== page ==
As a small-business owner, you’re probably familiar with this situation: You’ve hired new employees, and their first week on the job, you dump every single orphaned project on them. Then you call it “onboarding.” It can be tempting, but I find this to be foolish.
Regardless of how much experience your new hires have under their belt, it takes time for them to learn the tools, processes and responsibilities in their new role. You can’t just leave new hires to fend for themselves. Consider these statistics from TalentWise and our own TINYpulse research:
- It takes an average of eight months for a new employee to become fully productive.
- 49 percent of millennials agree that they would like a better onboarding process for new hires.
Onboarding can be done better. In fact, a 90-day onboarding plan is what you may need to ramp up a new recruit flawlessly and create a true asset for an organization.
Why Go Beyond One Week?
You might think that a one-week training program is sufficient for new hires. But that’s where a lot of managers miss the mark. Learning takes time, and a study by the The Aberdeen Group agrees—76 percent of companies have extended their employee onboarding to beyond one month.
Lay the fundamental groundwork for success. Have you ever tried picking up a new skill? Maybe learning new software? You don’t become an expert right away. The same goes for your new hires. Breaking down the learning process into 30-day increments allows your employees to focus on learning certain skills at certain times.
Give your new hire a roadmap. Implementing a strategic plan clearly communicates to your employee the onboarding stages. They’ll understand where they’ll start, where they’re going and what they’ll learn along the way. And employees value transparency because a clear direction lets them know what’s expected of them. Laying out this plan gives them that roadmap.
The 90-Day Employee Onboarding Plan
30 days. This is when your new hire starts the ramping-up process. During these first days, introduce them to the software they’ll be using, start them off with small projects and set goals for them to achieve. And most importantly, get them acclimated to the company culture. By the end of 30 days, new hires should have a good idea of their responsibilities, what to expect in their role and what’s expected of them.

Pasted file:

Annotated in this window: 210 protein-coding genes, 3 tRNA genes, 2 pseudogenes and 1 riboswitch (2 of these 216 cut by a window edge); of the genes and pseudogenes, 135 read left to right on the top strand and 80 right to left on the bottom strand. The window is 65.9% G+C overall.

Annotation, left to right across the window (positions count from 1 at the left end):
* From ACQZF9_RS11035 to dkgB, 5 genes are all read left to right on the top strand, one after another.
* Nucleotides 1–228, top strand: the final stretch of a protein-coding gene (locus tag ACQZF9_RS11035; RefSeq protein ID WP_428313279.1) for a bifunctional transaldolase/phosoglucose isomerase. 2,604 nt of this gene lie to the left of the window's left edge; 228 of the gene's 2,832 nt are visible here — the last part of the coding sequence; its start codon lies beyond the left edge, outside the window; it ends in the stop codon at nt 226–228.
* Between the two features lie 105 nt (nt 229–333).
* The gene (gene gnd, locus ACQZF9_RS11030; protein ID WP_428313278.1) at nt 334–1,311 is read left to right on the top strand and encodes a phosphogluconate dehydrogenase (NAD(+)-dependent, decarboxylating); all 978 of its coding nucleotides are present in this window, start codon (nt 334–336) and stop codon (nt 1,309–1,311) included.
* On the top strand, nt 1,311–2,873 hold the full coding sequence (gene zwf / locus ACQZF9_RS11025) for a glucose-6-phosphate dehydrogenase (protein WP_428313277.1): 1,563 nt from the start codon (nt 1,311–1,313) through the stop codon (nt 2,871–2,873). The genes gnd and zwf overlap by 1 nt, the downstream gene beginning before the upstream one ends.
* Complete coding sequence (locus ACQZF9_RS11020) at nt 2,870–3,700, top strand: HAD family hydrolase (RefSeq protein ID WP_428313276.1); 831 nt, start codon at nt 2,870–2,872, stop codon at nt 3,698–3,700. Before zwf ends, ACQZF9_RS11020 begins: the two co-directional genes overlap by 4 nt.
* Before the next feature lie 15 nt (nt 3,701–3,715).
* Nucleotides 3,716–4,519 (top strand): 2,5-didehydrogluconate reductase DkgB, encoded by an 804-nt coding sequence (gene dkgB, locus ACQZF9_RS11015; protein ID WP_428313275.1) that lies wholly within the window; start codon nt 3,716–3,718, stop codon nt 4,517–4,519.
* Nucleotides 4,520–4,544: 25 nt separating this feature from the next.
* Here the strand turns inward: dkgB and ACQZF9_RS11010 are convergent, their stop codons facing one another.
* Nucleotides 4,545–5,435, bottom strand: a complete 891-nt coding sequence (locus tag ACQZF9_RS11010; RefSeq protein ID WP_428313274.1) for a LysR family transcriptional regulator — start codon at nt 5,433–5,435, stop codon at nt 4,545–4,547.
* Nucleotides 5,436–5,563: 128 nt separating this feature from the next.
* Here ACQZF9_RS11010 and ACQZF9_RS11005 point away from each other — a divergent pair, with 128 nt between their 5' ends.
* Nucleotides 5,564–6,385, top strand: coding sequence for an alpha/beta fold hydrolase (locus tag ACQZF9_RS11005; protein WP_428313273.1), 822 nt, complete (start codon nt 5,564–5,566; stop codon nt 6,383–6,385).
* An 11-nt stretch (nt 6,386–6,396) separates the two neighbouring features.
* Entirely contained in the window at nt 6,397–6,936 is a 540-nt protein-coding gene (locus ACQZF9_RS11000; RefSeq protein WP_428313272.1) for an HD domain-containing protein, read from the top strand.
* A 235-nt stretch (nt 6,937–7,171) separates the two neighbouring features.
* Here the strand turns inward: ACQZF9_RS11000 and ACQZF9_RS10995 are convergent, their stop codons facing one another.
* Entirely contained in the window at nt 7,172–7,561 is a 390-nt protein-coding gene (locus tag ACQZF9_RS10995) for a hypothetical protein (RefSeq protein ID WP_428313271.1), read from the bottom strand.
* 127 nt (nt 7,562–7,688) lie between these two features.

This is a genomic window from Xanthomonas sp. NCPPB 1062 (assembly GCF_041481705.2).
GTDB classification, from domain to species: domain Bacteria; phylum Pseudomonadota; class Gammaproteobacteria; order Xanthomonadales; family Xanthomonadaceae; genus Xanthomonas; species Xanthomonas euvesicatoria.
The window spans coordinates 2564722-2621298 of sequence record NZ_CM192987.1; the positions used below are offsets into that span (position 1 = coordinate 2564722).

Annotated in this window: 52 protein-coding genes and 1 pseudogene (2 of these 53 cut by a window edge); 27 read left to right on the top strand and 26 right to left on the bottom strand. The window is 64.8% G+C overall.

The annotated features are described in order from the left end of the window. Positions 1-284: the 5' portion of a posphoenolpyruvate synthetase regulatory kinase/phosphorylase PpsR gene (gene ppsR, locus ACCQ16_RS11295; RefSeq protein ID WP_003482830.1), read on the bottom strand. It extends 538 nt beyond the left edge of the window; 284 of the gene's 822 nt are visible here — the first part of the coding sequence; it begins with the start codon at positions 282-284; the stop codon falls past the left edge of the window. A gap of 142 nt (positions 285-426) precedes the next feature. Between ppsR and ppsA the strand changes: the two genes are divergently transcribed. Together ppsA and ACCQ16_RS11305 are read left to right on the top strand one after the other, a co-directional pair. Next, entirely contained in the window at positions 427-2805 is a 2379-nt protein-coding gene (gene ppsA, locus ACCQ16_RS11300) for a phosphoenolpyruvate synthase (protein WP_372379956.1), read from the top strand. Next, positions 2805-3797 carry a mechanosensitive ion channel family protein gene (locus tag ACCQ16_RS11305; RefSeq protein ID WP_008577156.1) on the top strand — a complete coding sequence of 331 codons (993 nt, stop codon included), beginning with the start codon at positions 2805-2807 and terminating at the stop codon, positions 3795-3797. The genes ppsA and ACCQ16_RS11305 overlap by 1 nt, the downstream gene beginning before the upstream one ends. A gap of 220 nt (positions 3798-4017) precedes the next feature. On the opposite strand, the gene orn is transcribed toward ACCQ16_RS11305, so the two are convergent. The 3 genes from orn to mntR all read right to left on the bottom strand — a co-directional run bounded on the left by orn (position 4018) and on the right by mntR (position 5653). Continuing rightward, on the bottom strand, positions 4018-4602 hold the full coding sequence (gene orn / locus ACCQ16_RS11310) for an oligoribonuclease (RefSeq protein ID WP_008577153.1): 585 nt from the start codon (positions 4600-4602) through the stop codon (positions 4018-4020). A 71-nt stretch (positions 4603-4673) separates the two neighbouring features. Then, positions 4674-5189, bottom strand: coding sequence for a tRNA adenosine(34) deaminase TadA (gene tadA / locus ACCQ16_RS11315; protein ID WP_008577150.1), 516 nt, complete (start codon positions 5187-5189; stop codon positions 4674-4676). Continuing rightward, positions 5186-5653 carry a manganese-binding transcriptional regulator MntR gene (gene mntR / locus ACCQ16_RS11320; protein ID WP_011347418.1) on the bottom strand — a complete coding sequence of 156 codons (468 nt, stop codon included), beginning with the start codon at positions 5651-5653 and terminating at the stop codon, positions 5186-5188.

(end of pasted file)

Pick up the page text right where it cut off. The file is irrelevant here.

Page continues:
60 days. The next 30 days should involve more collaboration and handing over bigger responsibilities. So this is when you should ease off on the training and focus more on the doing. And since your new hire is now an expert on smaller projects, raise the bar and introduce bigger projects and longer-term responsibilities. Not to mention, they’re comfortable with the company culture, so have them collaborate with other teams.
90 days. The last 30 days is all about removing the training wheels. As your employee is taking on more responsibilities and accomplishing bigger tasks, they’re going to start becoming more accountable for their own work. Your new hire is now able to tackle projects with limited guidance from you, and they’re now equipped with bigger responsibilities.
Starting a new job is tough. But having a clearly laid out plan lets your new hire understand what they’ll learn, when they’ll learn it and how they’re going to accomplish each goal. And if you want a handy employee onboarding checklist to tackle this approach, here’s a convenient one for you to try out.
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